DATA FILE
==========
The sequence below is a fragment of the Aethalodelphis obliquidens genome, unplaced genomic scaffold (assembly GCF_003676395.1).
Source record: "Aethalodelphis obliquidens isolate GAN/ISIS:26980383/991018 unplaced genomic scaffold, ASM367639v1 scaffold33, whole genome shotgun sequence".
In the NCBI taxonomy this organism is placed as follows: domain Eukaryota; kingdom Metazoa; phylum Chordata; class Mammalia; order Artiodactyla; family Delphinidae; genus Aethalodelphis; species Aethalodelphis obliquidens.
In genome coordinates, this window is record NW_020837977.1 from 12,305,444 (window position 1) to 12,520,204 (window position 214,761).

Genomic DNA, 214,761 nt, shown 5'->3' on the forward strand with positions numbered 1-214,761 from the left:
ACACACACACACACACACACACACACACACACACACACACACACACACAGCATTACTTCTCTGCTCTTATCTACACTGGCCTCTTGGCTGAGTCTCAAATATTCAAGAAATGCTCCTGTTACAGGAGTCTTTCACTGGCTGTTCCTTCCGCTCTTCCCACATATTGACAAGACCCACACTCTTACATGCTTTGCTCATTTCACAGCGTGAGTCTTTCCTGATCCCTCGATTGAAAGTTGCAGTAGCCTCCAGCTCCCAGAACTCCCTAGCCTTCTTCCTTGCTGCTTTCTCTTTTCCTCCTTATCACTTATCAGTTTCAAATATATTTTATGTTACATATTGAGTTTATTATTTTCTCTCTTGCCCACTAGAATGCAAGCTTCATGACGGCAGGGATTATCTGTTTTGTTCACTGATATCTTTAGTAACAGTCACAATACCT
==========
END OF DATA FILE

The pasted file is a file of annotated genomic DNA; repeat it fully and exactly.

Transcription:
The sequence below is a fragment of the Aethalodelphis obliquidens genome, unplaced genomic scaffold (assembly GCF_003676395.1).
Source record: "Aethalodelphis obliquidens isolate GAN/ISIS:26980383/991018 unplaced genomic scaffold, ASM367639v1 scaffold33, whole genome shotgun sequence".
In the NCBI taxonomy this organism is placed as follows: domain Eukaryota; kingdom Metazoa; phylum Chordata; class Mammalia; order Artiodactyla; family Delphinidae; genus Aethalodelphis; species Aethalodelphis obliquidens.
In genome coordinates, this window is record NW_020837977.1 from 12,305,444 (window position 1) to 12,520,204 (window position 214,761).

Genomic DNA, 214,761 nt, shown 5'->3' on the forward strand with positions numbered 1-214,761 from the left:
ACACACACACACACACACACACACACACACACACACACACACACACACAGCATTACTTCTCTGCTCTTATCTACACTGGCCTCTTGGCTGAGTCTCAAATATTCAAGAAATGCTCCTGTTACAGGAGTCTTTCACTGGCTGTTCCTTCCGCTCTTCCCACATATTGACAAGACCCACACTCTTACATGCTTTGCTCATTTCACAGCGTGAGTCTTTCCTGATCCCTCGATTGAAAGTTGCAGTAGCCTCCAGCTCCCAGAACTCCCTAGCCTTCTTCCTTGCTGCTTTCTCTTTTCCTCCTTATCACTTATCAGTTTCAAATATATTTTATGTTACATATTGAGTTTATTATTTTCTCTCTTGCCCACTAGAATGCAAGCTTCATGACGGCAGGGATTATCTGTTTTGTTCACTGATATCTTTAGTAACAGTCACAATACCT